Flooding from days of heavy monsoon rains partially submerged the city of Srinigar in Kashmir and left more than 400 people dead in northern Pakistan and India. The flood waters have begun to recede, but vast fields of crops have been destroyed and tens of thousands of families have lost all their possessions. Japanese were thrilled to see one of their own, Kei Nishikori, become the first Asian man to play in a Grand Slam tennis final. Ultimately, the 24-year-old lost to Croatian Marin Cilic in the lopsided U.S. Open final, but Nishikori’s run is expected to boost his career and tennis’ popularity in a country where baseball and soccer reign.

WELLINGTON, New Zealand (AP) — Former National Security Agency systems analyst turned leaker Edward Snowden said Monday that the NSA is collecting mass surveillance data on New Zealanders through its XKeyscore program and has set up a facility in the South Pacific nation’s largest city to tap into vast amounts of data. Snowden talked via video link from Russia to hundreds of people at Auckland’s Town Hall.

BEIJING (AP) — Taking a cue from an American TV program, the Chinese city of Chongqing has created a smartphone sidewalk lane, offering a path for those too engrossed in messaging and tweeting to watch where they’re going. But the property manager says it’s intended to be ironic — to remind people that it’s dangerous to tweet while walking the street.

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Teen who killed family granted unescorted temporary absence from prison

VICTORIA – A British Columbia man who was 15 when he murdered four people, including his parents, will be allowed an unescorted temporary absence from prison.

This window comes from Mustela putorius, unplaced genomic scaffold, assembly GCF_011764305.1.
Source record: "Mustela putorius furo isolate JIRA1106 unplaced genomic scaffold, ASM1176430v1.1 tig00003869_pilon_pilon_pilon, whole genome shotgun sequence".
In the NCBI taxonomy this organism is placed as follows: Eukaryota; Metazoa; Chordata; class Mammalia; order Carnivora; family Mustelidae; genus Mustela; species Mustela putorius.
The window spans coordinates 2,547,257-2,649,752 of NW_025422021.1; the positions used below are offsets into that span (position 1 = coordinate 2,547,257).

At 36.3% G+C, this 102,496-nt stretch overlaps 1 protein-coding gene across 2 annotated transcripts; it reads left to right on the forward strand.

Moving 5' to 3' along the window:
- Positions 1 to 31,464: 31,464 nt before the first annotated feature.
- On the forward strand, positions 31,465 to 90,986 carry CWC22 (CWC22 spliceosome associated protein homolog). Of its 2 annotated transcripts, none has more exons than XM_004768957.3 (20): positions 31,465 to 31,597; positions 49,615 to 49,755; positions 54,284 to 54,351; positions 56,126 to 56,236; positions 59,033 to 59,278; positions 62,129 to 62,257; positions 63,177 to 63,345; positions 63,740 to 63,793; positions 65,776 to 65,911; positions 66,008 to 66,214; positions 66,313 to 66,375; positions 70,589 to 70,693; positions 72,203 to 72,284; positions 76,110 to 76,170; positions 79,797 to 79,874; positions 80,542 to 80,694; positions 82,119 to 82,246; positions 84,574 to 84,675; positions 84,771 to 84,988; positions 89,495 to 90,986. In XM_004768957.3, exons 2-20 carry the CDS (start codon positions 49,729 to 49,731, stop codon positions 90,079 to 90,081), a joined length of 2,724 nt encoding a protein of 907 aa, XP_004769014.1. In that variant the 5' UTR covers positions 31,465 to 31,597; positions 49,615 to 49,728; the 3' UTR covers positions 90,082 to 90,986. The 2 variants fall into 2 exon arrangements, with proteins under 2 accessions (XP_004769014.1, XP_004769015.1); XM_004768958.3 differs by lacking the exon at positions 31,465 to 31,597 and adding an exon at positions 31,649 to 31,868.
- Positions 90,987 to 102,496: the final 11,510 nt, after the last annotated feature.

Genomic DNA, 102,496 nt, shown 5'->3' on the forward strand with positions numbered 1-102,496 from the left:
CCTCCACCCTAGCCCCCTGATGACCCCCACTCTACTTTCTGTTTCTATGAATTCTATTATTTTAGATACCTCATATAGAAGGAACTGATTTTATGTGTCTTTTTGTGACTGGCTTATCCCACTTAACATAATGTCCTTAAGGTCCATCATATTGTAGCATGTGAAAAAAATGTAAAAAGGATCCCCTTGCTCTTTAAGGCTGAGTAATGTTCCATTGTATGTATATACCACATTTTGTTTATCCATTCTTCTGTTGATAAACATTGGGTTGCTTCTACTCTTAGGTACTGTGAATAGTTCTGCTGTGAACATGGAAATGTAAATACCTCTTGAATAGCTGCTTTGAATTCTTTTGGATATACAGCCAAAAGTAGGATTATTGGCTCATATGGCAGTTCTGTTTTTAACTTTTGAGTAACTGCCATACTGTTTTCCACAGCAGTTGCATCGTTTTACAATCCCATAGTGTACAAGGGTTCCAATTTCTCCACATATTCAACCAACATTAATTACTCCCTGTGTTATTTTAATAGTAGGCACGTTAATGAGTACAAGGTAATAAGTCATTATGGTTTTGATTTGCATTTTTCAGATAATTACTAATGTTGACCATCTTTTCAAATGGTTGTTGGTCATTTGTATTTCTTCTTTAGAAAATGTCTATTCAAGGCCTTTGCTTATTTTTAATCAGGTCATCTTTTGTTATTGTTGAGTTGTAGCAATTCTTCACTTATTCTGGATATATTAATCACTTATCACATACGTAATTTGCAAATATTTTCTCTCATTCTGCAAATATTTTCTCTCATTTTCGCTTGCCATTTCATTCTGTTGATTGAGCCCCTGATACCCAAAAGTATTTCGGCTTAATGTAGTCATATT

James Ruscitti is serving a life sentence for the 1996 slayings of Rocco and Marilyn Ruscitti, his brother’s 17-year-old girlfriend and a boarder who lived in their home near 100 Mile House, 500 kilometres northeast of Vancouver.

In a written decision released Wednesday, the National Parole Board granted Ruscitti’s request for a 60-day absence to attend a residential substance abuse treatment facility on Vancouver Island.

Now 33, the parole board members noted that Ruscitti is considered a moderate to high risk for violent reoffending but found he has made progress in his rehabilitation.

“You have now voiced remorse for your crimes,” the decision said.

“You apologized to the victims and said you regret your crimes. This appears to be genuine.”

The unescorted absence is the first step in what parole board members called a “very gradual” reintegration into society.

As a youth at the time of the crime, Ruscitti has been eligible for parole since 2004.

Ruscitti’s explanation for the murders has changed over time, the decision noted.

In the “honest” version given to board members at the parole hearing this month, Ruscitti said he was entrenched in a drug culture by age 15.

“There were concerns of your abusing and torturing animals, encountering disciplinary problems in school, and using drugs from an early age,” the decision said.

Though he sold drugs and used marijuana, cocaine and LSD at the time of his crime, Ruscitti was “sober and enraged” when he and a 14-year-old accomplice shot the victims at point-blank range on June 22, 1996.

Living on his own, dealing drugs, Ruscitti returned home one day to find his residence had been searched. He found out his father and the boarder, Dennis O’Hara, were responsible.

“Trying to impress your criminal associates,” he planned revenge, the board members said.

After the murders, Ruscitti left his two-month-old niece in a room with her dead mother, Christine Clarke, his brother’s girlfriend.

“You did not give any thought to killing the infant but you did very little to make efforts to ensure the child would be rescued,” the decision said.

The baby was found two days later so dehydrated doctors felt she was within hours of death.

Ruscitti shot all four victims. Chad Bucknell also shot O’Hara.

“You took full responsibility for the violence and explained you were a thrill seeker trying to be a ‘gangster’ and had major anger issues against three of your four victims,” the board members said.